Diabetic foot problems

This is a new guideline from NICE on assessing and managing people with diabetic foot problems.

Foot problems are very common in people with diabetes and come with huge morbidity. The following are some surprising statistics:

  • 10% of people with diabetes will get a foot ulcer at some point in their lives.
  • 1 in 3 people with diabetes  over the age of 50 have peripheral arterial disease.
  • 50% of those with an ulcer will die within 5 yrs
  • 70% will die within 5 yrs of an amputation.

Risk Assessment of patients

The following are risk factors for diabetic foot problems:

  • Neuropathy 
  • Limb ischaemia 
  • Ulceration.
  • Callus.
  • Infection and/or inflammation.
  • Deformity.
  • Gangrene.
  • Charcot arthropathy (beware redness, warmth, swelling or deformity - though deformity and pain may not be present)

Low Risk - no risk factors

Moderate Risk - one risk factor

High Risk - more than one risk factor OR

  • Previous ulceration
  • Previous amputation
  • On dialysis
  • Active foot disease (eg infection, critical ischaemia or gangrene)

Management

Admit - when you admit a patient because of a diabetic foot problem, advise the foot protection service too.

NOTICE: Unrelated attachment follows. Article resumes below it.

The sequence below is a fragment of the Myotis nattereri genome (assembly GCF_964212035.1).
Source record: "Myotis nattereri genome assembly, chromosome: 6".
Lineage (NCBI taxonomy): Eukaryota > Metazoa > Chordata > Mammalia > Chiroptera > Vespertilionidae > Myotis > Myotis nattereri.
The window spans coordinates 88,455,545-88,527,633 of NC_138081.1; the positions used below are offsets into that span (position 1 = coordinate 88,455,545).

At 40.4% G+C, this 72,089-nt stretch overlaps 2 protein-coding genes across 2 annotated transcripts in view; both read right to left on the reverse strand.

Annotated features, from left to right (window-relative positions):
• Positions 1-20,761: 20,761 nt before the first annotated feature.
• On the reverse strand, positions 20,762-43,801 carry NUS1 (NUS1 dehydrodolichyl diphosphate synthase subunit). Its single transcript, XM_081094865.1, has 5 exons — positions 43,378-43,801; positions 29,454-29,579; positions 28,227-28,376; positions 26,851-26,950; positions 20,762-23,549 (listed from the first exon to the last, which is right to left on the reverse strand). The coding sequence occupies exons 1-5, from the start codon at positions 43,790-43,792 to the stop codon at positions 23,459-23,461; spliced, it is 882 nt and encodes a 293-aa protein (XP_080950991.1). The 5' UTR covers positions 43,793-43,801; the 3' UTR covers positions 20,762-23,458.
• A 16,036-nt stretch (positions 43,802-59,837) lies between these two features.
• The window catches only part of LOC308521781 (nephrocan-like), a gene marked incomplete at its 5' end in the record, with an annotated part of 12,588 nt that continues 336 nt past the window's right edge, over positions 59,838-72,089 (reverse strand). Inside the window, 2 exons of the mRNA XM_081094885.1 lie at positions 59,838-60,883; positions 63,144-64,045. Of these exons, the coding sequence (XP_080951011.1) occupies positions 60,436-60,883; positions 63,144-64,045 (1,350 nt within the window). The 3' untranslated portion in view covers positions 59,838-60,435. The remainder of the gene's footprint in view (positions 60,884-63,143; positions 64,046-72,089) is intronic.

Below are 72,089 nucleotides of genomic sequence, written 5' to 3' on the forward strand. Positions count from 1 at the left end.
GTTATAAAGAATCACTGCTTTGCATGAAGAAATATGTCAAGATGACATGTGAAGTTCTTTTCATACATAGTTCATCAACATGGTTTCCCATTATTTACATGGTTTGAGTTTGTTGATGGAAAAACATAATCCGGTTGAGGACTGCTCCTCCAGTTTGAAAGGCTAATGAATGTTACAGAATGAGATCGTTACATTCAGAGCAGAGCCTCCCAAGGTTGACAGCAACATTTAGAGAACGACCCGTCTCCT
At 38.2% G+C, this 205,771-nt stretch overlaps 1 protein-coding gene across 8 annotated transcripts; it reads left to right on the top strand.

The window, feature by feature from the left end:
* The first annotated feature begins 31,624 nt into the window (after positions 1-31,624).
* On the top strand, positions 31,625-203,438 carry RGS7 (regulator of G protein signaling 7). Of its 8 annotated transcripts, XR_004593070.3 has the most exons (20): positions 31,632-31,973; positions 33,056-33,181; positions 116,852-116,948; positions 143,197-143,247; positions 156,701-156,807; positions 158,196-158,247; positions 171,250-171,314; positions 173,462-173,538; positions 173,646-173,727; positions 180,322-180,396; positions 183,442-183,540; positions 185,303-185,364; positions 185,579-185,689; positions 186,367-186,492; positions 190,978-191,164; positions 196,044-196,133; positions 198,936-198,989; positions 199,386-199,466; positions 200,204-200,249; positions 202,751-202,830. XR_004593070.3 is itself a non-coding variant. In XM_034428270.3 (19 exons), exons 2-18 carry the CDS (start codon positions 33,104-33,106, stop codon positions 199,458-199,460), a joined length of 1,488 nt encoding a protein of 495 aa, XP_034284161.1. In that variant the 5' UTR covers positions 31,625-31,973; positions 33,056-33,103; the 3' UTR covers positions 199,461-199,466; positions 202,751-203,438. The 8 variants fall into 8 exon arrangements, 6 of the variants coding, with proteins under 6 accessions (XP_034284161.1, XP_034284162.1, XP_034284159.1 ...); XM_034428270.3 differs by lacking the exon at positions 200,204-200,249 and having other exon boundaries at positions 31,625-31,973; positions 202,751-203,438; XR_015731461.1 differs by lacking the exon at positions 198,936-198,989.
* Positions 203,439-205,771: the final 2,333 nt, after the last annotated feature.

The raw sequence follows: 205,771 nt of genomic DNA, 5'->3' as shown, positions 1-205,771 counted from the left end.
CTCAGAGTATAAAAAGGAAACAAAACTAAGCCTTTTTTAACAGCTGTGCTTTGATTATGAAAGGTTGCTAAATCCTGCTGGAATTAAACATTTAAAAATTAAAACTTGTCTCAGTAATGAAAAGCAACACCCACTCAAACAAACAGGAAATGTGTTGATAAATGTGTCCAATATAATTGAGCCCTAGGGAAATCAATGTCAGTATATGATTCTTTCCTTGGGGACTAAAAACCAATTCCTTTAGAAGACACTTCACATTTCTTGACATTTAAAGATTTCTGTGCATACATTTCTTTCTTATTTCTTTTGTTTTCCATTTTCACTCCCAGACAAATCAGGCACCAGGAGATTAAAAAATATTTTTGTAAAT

Foot Protection Service - see patients with diabetic foot problems and for avoidance of deterioration. If there are active foot problems, they should see patients within 48 hrs. If you suspect Charcot arthropathy, advise non-weight bearing).

Moderate or High Risk Patients - should be referred to the Foot Protection Service and should be seen regularly by them:

  • Moderate risk - 3 - 6 months
  • High risk - 1 - 2 months
  • High risk with immediate concern - 1 - 2 weeks

Low Risk patients - should be reviewed annually

Osteomyelits. This can occur with normal x-rays and normal inflammatory markers, so if you have a high index of suspicion, seek specialist advice.

Louise Hudman

I'm a freelance GP locum in Winchester & Southampton locum chambers, and Pallant Medical Chambers Clinical Guidelines Lead Partner.

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